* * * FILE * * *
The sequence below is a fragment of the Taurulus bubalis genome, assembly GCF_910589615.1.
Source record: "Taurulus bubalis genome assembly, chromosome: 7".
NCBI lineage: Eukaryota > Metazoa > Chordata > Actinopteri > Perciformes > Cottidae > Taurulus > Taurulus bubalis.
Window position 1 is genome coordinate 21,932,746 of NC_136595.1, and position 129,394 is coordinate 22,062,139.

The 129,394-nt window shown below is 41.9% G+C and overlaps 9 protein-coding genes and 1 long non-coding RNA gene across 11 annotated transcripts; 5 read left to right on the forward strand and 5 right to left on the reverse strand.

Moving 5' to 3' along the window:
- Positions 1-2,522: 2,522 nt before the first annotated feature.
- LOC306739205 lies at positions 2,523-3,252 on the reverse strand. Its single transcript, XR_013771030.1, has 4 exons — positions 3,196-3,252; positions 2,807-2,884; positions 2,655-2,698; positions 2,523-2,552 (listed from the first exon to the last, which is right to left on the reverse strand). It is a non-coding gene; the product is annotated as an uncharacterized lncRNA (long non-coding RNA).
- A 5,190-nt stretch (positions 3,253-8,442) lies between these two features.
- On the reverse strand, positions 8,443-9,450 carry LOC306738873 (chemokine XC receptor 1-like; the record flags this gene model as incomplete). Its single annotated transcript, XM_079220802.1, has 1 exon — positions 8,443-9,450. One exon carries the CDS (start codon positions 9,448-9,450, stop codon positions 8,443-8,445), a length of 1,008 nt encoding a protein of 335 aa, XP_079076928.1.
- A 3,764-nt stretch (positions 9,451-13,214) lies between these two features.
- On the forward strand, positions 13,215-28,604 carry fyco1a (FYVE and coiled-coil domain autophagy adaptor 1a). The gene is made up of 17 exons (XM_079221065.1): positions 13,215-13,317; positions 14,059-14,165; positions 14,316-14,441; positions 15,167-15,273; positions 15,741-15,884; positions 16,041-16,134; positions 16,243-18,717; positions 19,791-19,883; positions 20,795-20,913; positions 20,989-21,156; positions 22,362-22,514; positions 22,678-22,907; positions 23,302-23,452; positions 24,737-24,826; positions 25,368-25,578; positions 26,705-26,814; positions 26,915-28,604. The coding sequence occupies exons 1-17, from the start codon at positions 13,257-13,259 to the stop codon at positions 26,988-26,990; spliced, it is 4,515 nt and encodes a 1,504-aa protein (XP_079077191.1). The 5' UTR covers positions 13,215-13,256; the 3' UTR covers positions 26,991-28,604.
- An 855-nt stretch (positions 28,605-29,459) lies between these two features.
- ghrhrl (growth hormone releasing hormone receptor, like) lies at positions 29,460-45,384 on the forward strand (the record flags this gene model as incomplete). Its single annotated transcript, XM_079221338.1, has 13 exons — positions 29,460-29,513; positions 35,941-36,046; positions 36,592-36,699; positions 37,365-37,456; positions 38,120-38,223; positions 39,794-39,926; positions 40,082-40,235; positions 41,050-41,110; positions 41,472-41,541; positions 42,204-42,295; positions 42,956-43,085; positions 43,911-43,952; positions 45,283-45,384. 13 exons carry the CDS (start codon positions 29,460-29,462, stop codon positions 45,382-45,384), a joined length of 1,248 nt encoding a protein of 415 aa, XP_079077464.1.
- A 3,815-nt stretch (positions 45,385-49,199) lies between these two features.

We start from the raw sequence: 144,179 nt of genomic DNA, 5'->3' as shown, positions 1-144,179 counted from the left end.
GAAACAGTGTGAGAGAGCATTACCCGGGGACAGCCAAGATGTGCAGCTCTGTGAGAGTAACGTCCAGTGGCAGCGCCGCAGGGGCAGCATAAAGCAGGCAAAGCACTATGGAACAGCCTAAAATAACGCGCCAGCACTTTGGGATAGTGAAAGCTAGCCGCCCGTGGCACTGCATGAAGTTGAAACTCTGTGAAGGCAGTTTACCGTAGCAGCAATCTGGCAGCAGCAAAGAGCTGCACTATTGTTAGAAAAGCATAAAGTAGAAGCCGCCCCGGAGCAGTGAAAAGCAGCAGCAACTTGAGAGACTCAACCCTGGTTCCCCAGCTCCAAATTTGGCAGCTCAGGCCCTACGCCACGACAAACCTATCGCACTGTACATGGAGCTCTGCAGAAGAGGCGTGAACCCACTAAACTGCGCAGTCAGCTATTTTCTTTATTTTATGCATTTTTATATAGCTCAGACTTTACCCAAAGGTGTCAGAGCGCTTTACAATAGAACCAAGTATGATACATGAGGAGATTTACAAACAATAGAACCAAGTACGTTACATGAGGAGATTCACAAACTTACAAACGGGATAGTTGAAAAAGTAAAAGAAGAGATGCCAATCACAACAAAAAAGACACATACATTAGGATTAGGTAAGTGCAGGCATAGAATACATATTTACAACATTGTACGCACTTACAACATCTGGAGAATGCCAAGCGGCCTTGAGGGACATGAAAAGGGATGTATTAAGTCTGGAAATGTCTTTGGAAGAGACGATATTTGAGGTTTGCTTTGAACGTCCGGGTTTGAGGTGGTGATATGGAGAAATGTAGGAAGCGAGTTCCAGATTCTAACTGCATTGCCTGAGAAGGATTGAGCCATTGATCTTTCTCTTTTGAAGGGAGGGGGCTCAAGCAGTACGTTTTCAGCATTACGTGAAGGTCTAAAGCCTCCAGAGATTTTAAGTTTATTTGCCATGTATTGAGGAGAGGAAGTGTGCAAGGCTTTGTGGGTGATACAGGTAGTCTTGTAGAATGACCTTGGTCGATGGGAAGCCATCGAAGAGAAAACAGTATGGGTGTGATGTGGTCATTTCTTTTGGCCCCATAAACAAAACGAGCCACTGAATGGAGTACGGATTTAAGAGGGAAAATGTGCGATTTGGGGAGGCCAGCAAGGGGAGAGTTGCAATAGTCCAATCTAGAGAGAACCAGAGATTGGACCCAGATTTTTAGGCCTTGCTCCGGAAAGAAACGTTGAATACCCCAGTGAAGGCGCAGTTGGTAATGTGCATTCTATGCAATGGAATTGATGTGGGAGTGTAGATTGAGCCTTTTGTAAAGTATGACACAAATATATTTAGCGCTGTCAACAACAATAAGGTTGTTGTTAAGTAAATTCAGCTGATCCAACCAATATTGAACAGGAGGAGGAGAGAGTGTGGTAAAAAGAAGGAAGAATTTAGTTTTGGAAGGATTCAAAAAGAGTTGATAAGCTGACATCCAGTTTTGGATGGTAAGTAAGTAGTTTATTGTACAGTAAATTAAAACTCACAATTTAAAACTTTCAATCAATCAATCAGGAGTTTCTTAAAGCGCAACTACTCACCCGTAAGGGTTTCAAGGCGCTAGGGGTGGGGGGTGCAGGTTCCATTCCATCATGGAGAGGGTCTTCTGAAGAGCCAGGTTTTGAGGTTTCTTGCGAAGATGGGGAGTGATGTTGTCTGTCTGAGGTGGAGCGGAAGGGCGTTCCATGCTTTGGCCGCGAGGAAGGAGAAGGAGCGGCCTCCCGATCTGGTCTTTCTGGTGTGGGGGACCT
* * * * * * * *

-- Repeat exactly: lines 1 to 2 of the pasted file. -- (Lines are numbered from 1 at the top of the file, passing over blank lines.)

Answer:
The sequence below is a fragment of the Taurulus bubalis genome, assembly GCF_910589615.1.
Source record: "Taurulus bubalis genome assembly, chromosome: 7".